But the implementation depends on an honest group of independently-minded educators determining exactly what is the core which is to be made common. Since there currently is no such thing, the common core as it is known today is an abject failure.

Over on Twitchy I saw an example of a 3rd grade math test question that looked more like something I remember from taking the SAT. Rigorous standards are one thing, but they need to be appropriate to the age of the students.

James on August 8, 2013 at 5:23 PM

Supporting school choice is an obvious answer for GOP. Will it cost some money yes, but less than what we are paying now. It will also produce better results and will cut the money pump for the Democratic party that is the public school teacher unions.

Plus it is a wonderful wedge issue that speaks to middle, low and poor families who would like to see their children get a better education than what they are getting now. The campaign ads almost wrote themselves. Republicans want education emancipation and the Democrats want to keep your children enslaved to failing schools OR White liberals send their kids to wealthy private schools, while your children are forced to go to failing public schools.

Etc…there are so many ways to use this if the GOP had any brains and guts at all.

William Eaton on August 8, 2013 at 5:26 PM

which emphasize deep analysis and creative problem-solving over short answers and memorization.

You can’t build a mansion without the proper foundation. Funny how those of us who learned the old out of favor ways were able to do deep analysis and problem solve but those who don’t have the foundation are falling way short.

chemman on August 8, 2013 at 4:58 PM

I’m old-fashioned and not an “expert” (so I will be derided by proggies), but it always seemed to me the brain is like a muscle that must be exercised and built up properly to develop. Those who spurn “short answers and memorization” are like banner ads that promise weight loss and muscle growth without exercise.

These days, everyone wants a gold medal, but no one wants to sweat.

Marcola on August 8, 2013 at 5:36 PM

Maybe these kids are suffering from the lack of nicotene and sugar due to Bloomberg’s bans.

Reno_Dave on August 8, 2013 at 3:58 PM

More likely lack of adequate calories because of Moochelle’s idiotic interference in school lunch programs.

slickwillie2001 on August 8, 2013 at 5:43 PM

“Home school” is a serious comment.

Home schoolers in NY are required to take the same state exams. Wouldn’t you like to see those scores?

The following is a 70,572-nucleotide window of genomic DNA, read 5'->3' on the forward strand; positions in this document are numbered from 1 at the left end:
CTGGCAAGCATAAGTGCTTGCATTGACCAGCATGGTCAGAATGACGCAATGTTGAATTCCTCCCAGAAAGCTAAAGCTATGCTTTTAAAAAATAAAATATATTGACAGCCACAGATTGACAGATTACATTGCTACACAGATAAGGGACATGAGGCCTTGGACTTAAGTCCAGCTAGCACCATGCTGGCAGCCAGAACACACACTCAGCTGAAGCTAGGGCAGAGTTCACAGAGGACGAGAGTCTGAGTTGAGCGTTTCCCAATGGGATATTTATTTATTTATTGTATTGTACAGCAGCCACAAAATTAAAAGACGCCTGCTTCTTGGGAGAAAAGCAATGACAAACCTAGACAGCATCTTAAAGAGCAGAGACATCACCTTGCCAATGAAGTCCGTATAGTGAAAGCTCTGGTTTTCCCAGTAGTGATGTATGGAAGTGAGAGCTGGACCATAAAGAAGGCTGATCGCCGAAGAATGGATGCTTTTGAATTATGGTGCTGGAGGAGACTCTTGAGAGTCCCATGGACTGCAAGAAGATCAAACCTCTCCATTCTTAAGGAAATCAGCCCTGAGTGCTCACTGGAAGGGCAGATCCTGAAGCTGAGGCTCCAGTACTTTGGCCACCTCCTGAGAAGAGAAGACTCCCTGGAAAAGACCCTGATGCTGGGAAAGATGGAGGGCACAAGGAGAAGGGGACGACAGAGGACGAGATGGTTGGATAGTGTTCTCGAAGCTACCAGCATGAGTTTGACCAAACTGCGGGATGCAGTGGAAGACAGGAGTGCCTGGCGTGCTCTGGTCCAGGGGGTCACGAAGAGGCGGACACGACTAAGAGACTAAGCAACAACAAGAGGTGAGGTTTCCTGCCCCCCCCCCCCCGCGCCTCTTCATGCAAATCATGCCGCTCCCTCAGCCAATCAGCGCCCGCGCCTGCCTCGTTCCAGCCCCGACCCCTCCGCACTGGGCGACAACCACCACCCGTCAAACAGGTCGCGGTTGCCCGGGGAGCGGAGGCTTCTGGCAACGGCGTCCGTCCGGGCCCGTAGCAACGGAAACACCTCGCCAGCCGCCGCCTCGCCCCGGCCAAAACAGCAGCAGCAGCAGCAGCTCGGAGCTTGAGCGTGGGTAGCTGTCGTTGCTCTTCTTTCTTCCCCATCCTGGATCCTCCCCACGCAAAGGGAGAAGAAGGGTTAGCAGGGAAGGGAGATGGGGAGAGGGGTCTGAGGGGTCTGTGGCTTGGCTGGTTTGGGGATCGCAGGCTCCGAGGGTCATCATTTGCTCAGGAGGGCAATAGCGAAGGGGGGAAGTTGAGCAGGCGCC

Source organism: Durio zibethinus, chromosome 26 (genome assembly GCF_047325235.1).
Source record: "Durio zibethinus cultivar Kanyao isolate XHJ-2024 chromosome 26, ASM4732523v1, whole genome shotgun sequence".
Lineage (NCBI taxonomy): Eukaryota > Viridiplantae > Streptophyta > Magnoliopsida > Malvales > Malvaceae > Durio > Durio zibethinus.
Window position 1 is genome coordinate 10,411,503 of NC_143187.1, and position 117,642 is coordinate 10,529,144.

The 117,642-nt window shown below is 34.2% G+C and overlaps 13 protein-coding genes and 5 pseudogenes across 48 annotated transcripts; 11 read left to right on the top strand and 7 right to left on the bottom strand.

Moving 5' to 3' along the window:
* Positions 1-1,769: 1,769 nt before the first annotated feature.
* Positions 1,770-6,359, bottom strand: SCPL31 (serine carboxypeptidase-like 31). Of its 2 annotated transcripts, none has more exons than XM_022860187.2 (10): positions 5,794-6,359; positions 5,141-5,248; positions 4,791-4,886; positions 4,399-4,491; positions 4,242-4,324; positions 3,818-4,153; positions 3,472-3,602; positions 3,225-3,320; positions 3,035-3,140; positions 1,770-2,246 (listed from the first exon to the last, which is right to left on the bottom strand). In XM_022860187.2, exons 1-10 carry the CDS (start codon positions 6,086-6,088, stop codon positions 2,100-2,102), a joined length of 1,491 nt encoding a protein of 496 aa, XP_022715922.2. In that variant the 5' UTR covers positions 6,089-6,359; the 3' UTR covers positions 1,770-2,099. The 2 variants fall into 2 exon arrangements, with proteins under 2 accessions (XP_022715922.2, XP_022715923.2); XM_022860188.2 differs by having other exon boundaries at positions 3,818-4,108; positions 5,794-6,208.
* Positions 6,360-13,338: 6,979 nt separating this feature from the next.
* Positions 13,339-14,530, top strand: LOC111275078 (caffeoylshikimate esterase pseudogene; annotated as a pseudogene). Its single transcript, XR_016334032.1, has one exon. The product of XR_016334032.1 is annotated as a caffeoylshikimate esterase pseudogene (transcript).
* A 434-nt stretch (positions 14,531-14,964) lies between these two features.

Are they compiled and then hidden in a file drawer somewhere?

marybel on August 8, 2013 at 5:44 PM

And this – read to the end, and send the hypocrites to Hades.

Schadenfreude on August 8, 2013 at 5:45 PM

Meanwhile

Schadenfreude on August 8, 2013 at 5:45 PM

With any change in testing, the scores will change. I would say that the test results do not yet show any change in the educational level of the students, only the measurement of it.

Many people were complaining prior to these tests that the tests were starting ahead of the curriculum being fully enacted–in other words, kids were being tested on things they hadn’t been taught yet.

None of that is to say whether CC is an improvement or not over the prior testing or curriculum. I just says that if you change the tests and the criteria, you will get different results.

Apparently also, the results match more closely New York’s scores on the NAEP testing–which suggests at least some confirmation of the accuracy of the tests.

It may be that the new tests are more accurate than the old.

HakerA on August 8, 2013 at 6:00 PM

Test scores for NYC students drop dramatically

Sugar and salt deprivation.

MaiDee on August 8, 2013 at 6:07 PM

After going from bad to worse on achievement

this is a feature of common core not a bug. Anything to dumb down the population so our Masters can rule without opposition

unseen on August 8, 2013 at 6:25 PM

Marcola on August 8, 2013 at 5:36 PM

well put

unseen on August 8, 2013 at 6:27 PM

The exams were some of the first in the nation to be aligned with a more rigorous set of standards known as the Common Core, which emphasize deep analysis and creative problem-solving over short answers and memorization. Last year, under an easier test, 47 percent of city students passed in English, and 60 percent in math.

I’m somewhat divided over which is a better way of testing. Kids need to be taught to think logically, and not just repeat back what they have heard without critical thinking. This is one skill that is taught in high school geometry (not only calculation of areas and volumes, but deductive reasoning to prove why two line lengths or angles are equal or proportional), and this skill is also tested on the SAT, used by colleges for admission standards.

It’s also important for a student to express him/herself in writing, using good grammar and sentence structure to develop thoughts in English.

However, there is a danger if essay questions are used to test the ability of a student to write well, if the essay is judged on the opinion being expressed instead of the logical arguments the student uses to support his/her ideas, with an intent to give better grades to students whose opinions agree with those of the testers.

Perhaps a multiple-choice test, similar to the SAT Reading and Writing sections would be fairer, where a student is asked to choose the best way of expressing a certain fact or opinion logically, regardless of whether the student agrees with it.

If such tests are used to evaluate students in third through eighth grades, the test format could be similar to the SAT, but the questions and vocabulary used in the test could be reduced to that expected of a child at each grade level.